I’m not sure if the name is a good or bad thing; I guess it depends on which Jason Williams people associate him with. He is the Phoenix regional director for Teach for America, an organization that recruits and trains teachers and places them, often in schools in stressed areas. Given what I do for a living, I can appreciate this sort of work.
The other candidate in that Democratic primary is Slade Mead, a former Republican State Senator who was read out of the party for, gasp, being pro-public schools. I get the impression that he was recruited by party leaders to run. I know that there was an active effort to get him to switch parties after his defeat in the primary last year.
I don’t know who I support. Williams was a classroom teacher not too long ago, and he has sucessfully administered a educational program. Mead has great policy experience (he was vice-chair of the education committee before they stripped him of that job), plus he’s got a story he can tell to the voters about what his old colleagues really think of public schools.
Interestingly, the primary seems to have the same shape as the last one. In 2002, the primary was between Rod Rich, a classroom teacher from the East Valley, and Ken Blanchard, a state senator with similar “Republicans hate me” credentials (Blanchard beat House speaker Jeff Groscost in what was the biggest upset in Arizona political history). Interestingly, as a Senator, Mead seemed to vote more with the Democrats more than Blanchard did…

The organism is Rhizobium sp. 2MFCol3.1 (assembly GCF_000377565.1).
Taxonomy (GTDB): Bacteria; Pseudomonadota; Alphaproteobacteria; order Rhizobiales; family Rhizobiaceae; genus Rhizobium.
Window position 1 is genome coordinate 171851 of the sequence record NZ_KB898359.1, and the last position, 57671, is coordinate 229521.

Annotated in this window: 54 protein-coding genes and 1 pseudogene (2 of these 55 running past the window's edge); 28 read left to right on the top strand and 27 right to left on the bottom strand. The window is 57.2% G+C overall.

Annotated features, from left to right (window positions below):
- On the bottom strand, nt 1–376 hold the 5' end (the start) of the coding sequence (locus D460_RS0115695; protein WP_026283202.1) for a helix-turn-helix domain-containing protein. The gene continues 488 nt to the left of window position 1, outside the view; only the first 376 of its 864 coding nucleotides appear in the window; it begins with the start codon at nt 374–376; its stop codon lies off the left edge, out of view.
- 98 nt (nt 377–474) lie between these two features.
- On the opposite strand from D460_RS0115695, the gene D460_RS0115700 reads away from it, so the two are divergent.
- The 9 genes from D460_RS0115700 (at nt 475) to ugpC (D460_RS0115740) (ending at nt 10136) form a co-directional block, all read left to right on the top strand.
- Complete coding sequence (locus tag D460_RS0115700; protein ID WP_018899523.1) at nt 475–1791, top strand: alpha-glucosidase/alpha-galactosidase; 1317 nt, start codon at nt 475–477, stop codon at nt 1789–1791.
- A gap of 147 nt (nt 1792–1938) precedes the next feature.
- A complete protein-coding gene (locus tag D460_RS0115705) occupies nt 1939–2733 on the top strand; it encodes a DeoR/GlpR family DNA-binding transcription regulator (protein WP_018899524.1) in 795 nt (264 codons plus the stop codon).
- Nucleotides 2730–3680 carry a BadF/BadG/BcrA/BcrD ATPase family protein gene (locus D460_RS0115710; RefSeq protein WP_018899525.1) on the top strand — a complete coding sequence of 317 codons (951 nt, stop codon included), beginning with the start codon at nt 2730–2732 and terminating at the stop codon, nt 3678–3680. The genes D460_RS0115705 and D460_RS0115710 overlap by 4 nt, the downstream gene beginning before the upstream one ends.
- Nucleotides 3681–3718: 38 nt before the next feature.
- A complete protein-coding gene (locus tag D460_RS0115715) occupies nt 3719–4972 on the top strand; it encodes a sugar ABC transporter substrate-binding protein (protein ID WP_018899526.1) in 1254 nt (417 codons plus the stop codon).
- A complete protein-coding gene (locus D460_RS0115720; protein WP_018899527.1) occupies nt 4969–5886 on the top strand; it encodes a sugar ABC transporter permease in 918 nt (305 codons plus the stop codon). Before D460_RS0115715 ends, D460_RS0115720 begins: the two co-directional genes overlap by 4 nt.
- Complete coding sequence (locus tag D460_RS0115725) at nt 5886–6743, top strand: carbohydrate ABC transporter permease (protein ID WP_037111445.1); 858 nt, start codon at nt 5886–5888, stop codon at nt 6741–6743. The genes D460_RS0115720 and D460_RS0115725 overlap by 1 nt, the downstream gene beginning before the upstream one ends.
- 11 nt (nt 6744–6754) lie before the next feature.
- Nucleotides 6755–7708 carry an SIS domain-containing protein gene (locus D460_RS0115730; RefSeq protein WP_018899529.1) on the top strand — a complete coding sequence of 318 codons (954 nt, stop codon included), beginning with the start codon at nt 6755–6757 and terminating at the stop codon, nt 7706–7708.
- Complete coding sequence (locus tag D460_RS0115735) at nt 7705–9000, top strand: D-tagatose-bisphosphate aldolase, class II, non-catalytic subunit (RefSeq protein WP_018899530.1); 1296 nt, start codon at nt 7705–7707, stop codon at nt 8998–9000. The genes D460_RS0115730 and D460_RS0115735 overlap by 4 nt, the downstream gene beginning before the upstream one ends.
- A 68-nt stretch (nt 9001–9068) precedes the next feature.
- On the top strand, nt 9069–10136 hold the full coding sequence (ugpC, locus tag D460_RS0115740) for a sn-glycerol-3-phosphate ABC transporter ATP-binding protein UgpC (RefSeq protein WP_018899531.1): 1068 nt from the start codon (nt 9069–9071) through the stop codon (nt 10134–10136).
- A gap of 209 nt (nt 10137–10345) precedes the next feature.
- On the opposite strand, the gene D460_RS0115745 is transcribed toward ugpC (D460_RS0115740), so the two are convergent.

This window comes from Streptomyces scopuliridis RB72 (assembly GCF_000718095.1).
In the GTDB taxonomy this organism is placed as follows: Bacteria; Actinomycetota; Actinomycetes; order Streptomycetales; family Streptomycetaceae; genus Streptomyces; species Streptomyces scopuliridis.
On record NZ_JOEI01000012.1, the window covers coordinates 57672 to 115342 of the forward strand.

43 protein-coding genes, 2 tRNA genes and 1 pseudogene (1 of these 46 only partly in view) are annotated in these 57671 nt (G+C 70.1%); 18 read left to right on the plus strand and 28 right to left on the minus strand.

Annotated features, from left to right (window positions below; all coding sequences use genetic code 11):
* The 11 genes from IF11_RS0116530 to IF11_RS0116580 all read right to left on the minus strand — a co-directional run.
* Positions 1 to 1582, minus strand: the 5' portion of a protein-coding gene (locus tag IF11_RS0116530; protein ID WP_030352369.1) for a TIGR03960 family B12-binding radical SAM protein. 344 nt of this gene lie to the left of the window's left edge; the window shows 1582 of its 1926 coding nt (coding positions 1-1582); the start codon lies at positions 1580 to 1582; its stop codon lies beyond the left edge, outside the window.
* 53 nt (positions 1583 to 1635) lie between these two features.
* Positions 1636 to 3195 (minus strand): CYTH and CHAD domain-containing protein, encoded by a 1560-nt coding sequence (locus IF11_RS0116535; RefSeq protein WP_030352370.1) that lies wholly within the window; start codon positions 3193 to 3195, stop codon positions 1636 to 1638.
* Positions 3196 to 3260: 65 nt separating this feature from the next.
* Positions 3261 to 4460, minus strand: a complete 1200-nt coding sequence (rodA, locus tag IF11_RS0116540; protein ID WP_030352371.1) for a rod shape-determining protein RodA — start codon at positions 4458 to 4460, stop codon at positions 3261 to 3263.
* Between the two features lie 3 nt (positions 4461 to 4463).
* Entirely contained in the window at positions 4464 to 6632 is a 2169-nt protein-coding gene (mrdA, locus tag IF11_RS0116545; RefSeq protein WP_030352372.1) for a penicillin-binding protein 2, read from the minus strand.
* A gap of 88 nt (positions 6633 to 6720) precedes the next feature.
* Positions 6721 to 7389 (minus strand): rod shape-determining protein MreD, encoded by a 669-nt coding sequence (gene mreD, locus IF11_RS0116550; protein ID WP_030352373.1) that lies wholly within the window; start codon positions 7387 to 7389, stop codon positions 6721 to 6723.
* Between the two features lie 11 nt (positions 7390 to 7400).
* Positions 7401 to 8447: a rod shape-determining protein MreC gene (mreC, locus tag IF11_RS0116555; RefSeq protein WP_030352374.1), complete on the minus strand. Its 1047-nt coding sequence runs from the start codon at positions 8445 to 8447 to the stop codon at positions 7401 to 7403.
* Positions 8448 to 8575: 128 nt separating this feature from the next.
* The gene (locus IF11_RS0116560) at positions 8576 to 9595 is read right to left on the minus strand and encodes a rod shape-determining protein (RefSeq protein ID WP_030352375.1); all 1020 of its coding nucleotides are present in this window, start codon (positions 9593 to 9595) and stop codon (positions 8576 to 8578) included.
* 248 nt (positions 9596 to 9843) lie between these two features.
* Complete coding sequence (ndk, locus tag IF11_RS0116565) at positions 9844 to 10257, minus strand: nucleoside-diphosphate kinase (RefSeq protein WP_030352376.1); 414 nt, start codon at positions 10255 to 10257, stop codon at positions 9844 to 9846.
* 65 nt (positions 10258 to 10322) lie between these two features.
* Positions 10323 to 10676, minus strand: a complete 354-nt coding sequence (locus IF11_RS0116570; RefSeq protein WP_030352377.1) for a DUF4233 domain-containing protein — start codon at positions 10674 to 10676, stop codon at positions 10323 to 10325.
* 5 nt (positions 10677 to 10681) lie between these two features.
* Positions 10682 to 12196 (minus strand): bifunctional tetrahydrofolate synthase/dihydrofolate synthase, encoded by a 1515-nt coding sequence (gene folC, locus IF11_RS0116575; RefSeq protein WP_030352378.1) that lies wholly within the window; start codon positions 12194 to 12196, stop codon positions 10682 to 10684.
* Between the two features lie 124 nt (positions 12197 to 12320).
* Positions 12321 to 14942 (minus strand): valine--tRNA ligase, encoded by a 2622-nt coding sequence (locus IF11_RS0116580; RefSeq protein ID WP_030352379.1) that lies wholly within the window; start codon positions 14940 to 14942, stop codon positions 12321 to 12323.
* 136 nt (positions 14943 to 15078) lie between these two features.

In that primary, the entire establishment lined up with Blanchard. He managed to win the primary, only to get beaten by Tom Horne in the general election. Rod Rich was a political neophyte who everyone personally liked but didn’t have a great deal of political support.
Williams showed up to the walk yesterday with two volunteers who worked the room with him. So, at some level, he knows a little bit of what needs to be done, and the primary is still a year off.
Mead is despised by the Republican activists. Don’t underestimate this as a motivator for Democratic primary voters.
So, what happens if the Republicans nominate a weak candidate for governor? Blanchard lost 50-46, a pretty small margin given the supposed Republican advantages in this state. Other state wide Democratic candidates lost by similar close margins. If there is a weak Republican at the top of the ticket, it could swing things our way in a few more of the lower races.
Which is why it is really important to nominate people for all of these “constitutional offices.” We could pull out a win here and there, and these offices have a lot to do with the services that regular citizens need from the state. Remember that the dreaded and poorly administered AIMS test came out of the Superintendent’s office, not a Governor or group of legislators.